Sales and Consumer Protection

Peter Shawn Taylor criticises the Canadian Competition Bureau “for going after retailers for discounting too often” (Taylor, 2015). The piece was interesting but Taylor’s arguments were unconvincing.

I’ll focus upon the general arguments rather than the specific cases upon which I cannot comment. Taylor dislikes that consumer protection agencies go after firms who advertise heavily discounted prices but have not sold the good at full price for a sufficient period. He describes such consumer protection against false advertising as attempting to stop discounting. I find this a strange conclusion. Surely firms can charge what they like and so can happily discount whenever they want.

I think consumer protection agencies are trying to prevent firms not from discounting, but from saying that the price is reduced when it isn’t. There is a reasonable agument about how long a “regular” price has to be used before a lower price can be shown as a discount. Surely, however, if a price was never higher showing it as discounted is simply a deceptive practice.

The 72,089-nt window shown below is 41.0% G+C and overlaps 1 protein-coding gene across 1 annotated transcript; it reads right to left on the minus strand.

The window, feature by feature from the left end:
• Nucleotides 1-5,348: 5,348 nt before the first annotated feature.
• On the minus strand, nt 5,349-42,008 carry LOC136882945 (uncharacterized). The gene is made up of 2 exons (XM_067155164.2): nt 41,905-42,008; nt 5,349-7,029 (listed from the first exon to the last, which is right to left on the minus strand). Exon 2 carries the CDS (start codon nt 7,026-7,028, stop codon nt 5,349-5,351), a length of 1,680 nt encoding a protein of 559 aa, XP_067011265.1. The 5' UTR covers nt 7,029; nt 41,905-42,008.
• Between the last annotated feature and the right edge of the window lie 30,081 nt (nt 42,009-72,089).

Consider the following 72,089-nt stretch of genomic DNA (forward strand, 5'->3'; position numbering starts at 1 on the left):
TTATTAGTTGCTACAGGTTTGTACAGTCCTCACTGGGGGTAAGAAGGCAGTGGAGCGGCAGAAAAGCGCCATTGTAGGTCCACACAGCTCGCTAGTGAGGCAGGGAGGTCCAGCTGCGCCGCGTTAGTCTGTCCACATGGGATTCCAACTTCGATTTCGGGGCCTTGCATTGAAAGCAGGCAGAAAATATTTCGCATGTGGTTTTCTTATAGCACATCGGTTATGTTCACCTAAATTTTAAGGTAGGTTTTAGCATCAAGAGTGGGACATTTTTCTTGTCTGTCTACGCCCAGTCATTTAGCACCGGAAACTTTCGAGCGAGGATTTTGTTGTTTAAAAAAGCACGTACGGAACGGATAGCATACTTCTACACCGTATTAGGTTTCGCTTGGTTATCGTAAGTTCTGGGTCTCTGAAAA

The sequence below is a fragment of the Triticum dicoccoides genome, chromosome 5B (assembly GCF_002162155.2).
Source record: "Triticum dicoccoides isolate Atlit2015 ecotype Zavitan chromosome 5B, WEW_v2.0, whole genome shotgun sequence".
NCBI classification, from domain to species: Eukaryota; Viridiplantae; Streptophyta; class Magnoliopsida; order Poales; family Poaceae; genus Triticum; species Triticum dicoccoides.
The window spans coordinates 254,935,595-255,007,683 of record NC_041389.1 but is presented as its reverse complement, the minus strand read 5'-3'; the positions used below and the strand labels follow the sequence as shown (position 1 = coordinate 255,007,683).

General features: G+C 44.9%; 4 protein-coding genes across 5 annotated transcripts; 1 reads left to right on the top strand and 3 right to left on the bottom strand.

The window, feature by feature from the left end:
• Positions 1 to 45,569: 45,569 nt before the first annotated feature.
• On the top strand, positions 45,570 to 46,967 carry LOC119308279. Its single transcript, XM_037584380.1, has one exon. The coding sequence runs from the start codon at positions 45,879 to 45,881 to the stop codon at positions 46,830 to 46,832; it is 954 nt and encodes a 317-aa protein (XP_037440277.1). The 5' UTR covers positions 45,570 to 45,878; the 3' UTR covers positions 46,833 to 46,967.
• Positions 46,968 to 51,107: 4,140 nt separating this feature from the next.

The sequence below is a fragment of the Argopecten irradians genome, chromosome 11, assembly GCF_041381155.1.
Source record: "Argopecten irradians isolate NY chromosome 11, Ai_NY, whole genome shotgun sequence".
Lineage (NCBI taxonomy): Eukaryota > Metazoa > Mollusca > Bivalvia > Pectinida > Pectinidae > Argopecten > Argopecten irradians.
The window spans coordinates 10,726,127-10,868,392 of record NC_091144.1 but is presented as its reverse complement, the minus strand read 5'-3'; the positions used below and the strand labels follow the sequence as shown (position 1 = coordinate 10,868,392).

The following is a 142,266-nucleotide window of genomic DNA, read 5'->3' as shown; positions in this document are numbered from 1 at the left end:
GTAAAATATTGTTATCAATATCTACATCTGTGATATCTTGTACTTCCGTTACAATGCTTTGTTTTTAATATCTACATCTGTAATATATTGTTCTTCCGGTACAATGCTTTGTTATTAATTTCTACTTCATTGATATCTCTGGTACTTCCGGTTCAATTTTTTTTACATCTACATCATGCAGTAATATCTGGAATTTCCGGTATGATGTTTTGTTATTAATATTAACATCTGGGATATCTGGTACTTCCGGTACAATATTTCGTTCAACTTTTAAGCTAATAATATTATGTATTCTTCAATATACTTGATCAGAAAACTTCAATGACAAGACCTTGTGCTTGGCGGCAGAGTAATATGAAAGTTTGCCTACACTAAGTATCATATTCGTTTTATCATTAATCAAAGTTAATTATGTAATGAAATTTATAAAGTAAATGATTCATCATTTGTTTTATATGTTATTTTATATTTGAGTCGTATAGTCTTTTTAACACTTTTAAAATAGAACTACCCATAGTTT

Taylor suggests that consumers are sophisticated enough to see through any deception. This begs the obvious question: If consumers always see through any deception why do firms do it? It costs money to produce signs that say “discount” and it is a hassle to draw attention to the “discount”. Furthemore, false advertising risks incurring the wrath of regulators. Why then would firm’s do this if no one was ever deceived?

Of course, it could just be a mistake on the firm’s part. This involves assuming that consumers, who buy in the product category once in a blue moon, know exactly what they are doing. While firms, containing expert salespeople who know the category, continue to make silly errors by trying to trick consumers who are never fooled.

Consumer protection is a difficult balancing act. Public policy shouldn’t establish massive bureaucracies to solve trivial problems, but neither should we assume that consumer don’t need protection without deeper thought than Taylor gives it.

Read: Peter Shawn Taylor (2015) Taking the Wind Out Of Sales, Canadian Business, April, page 23.